The surprise monthly uptick in Sydney dwelling values last month could indicate a positive trend for housing values — does this mean that the bottom has already happened or is it too early to tell?

CoreLogic’s Daily Home Value Index (HVI) showed that as of the first half of March, the shift in Sydney is starting to spread across the some of largest capitals.

Over the 15-day period, Sydney led with a 0.5% growth, followed by the 0.2% gains in Melbourne and Perth. Brisbane had a flat result while Adelaide recorded a 0.2% decline.

On a rolling four-week basis that would provide a useful proxy for monthly change, Sydney, Melbourne, and Perth reported gains.

CoreLogic research director Tim Lawless said the current supply of homes is a crucial driver of the apparent return of home prices to the positive trend.

“A low advertised supply is likely to be a central factor keeping a floor under housing prices despite a clear drop in demand. At the same time, we have also seen a rise in auction clearance rates back to around the decade average,” he said.

Listings in capital cities over the past four weeks were 19.9% lower than the previous five-year average for this time of the year.

Mr Lawless said any sign of a larger-than-normal level of new listings would imply that prospective sellers are not able to wait out the downturn any longer.

“A rise in advertised supply to above average levels could be a signal this recent trend of growth has run out of steam,” he said.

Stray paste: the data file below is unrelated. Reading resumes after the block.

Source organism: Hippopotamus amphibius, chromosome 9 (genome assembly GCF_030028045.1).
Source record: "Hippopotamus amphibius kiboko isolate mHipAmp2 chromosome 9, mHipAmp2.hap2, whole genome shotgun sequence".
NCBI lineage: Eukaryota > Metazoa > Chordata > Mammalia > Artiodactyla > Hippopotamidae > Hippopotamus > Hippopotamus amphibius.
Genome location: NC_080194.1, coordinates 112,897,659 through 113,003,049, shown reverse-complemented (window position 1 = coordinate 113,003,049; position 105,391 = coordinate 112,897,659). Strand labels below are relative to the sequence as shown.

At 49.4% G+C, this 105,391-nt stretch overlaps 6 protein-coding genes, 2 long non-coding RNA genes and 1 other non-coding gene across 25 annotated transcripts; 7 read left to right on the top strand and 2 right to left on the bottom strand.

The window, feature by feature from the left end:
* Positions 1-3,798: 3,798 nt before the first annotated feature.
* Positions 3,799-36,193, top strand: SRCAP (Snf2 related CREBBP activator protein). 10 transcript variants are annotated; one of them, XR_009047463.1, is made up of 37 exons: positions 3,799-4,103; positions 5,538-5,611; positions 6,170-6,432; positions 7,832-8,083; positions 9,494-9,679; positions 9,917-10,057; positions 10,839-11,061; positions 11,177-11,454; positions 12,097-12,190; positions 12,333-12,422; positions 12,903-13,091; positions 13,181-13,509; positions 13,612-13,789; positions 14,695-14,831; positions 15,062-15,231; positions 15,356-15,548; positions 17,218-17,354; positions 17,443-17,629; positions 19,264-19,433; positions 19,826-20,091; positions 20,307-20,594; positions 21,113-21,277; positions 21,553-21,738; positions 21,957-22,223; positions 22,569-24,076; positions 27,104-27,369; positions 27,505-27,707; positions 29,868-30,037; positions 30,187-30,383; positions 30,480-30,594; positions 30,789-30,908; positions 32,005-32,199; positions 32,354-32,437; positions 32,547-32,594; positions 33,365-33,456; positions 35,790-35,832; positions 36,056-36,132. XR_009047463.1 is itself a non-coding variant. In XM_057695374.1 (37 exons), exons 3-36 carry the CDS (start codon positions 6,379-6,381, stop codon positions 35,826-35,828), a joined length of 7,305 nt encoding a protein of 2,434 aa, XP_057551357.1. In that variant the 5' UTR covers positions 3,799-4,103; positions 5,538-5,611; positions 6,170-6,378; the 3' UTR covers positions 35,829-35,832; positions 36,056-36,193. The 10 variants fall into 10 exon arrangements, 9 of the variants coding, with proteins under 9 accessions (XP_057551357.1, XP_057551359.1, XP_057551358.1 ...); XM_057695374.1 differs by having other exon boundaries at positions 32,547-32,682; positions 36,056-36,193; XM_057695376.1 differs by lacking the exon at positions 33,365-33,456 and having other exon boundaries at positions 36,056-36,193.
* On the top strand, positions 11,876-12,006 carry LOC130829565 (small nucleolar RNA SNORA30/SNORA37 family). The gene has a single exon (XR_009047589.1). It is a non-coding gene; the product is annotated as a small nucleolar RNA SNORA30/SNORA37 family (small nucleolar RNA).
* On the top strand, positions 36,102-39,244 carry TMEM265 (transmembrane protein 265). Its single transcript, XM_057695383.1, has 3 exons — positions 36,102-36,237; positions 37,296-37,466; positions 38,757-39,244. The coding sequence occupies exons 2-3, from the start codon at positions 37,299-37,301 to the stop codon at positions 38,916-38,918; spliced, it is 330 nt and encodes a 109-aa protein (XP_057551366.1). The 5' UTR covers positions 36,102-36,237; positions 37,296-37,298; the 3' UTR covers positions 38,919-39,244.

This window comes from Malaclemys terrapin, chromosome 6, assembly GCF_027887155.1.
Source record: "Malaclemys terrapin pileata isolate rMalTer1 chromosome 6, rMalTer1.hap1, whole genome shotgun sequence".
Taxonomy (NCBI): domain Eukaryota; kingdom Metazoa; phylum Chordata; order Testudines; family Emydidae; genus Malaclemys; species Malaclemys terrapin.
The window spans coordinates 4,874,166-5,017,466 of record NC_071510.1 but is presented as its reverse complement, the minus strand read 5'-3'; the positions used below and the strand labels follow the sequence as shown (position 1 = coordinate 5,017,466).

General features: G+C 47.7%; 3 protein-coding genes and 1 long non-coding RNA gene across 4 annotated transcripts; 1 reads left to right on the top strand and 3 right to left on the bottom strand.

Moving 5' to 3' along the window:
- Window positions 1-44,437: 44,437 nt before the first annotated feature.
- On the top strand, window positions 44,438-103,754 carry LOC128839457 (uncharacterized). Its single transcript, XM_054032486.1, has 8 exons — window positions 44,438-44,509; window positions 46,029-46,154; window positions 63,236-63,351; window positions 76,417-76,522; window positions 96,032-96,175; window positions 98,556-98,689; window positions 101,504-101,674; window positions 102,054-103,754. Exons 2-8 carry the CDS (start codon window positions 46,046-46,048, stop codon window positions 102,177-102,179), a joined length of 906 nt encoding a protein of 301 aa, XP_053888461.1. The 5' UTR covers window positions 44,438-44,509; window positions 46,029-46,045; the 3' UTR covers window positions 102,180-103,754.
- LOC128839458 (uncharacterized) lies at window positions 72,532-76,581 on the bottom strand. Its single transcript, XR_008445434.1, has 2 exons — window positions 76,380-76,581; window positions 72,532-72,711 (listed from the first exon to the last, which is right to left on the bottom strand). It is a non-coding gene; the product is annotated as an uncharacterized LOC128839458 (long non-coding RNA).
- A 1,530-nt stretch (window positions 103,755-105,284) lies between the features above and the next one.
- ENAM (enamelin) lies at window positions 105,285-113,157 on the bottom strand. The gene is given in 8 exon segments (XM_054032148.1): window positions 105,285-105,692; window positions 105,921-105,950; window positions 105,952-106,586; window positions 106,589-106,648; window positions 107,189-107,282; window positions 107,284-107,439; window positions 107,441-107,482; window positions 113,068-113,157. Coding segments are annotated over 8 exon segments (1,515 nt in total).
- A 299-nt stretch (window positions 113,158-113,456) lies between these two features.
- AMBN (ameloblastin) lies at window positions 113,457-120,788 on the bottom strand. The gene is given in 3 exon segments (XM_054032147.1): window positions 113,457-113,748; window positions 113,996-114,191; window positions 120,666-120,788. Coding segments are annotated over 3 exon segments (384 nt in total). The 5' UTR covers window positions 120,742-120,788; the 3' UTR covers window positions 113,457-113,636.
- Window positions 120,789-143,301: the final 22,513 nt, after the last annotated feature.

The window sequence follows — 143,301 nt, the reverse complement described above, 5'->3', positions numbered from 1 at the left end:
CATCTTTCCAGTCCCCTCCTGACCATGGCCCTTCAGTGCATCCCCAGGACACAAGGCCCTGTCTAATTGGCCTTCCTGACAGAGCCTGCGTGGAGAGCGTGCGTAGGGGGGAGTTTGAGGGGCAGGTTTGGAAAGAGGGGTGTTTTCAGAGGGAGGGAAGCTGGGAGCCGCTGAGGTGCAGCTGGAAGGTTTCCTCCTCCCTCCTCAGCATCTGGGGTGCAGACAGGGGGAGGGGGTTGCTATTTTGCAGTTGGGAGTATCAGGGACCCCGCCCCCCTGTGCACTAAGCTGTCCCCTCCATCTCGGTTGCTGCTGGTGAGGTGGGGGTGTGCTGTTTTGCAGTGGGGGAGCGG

Another driver appears to be the surge in permanent and long-term migrants.

“While most of the housing demand from overseas migration is likely to flow into the rental market, with vacancy rates so tight, we may be seeing a higher-than-normal portion of long-term or permanent migrants choosing to buy rather than rent,” Mr Lawless said.

Despite these developments, however, Mr Lawless believes the housing market is still facing some considerable downside risk, which makes it to early to call it the bottom of the current cycle.

“Interest rates may rise further from here, as well as the fact that we are yet to see the full impact on households from the aggressive rate hiking cycle to date,” he said.

Economists from some major banks are expecting the cash rate to peak at 4.1%.

“Additionally, economic conditions are set to weaken through the middle of the year, as household savings buffers are being depleted and labour markets are likely to loosen further,” Mr Lawless said.

“Given the uncertainty ahead of us, the next few months will be critical to understand whether the housing market is indeed moving through an inflection point or if it is simply the eye of the storm.”


Photo by Steve B on Pixabay.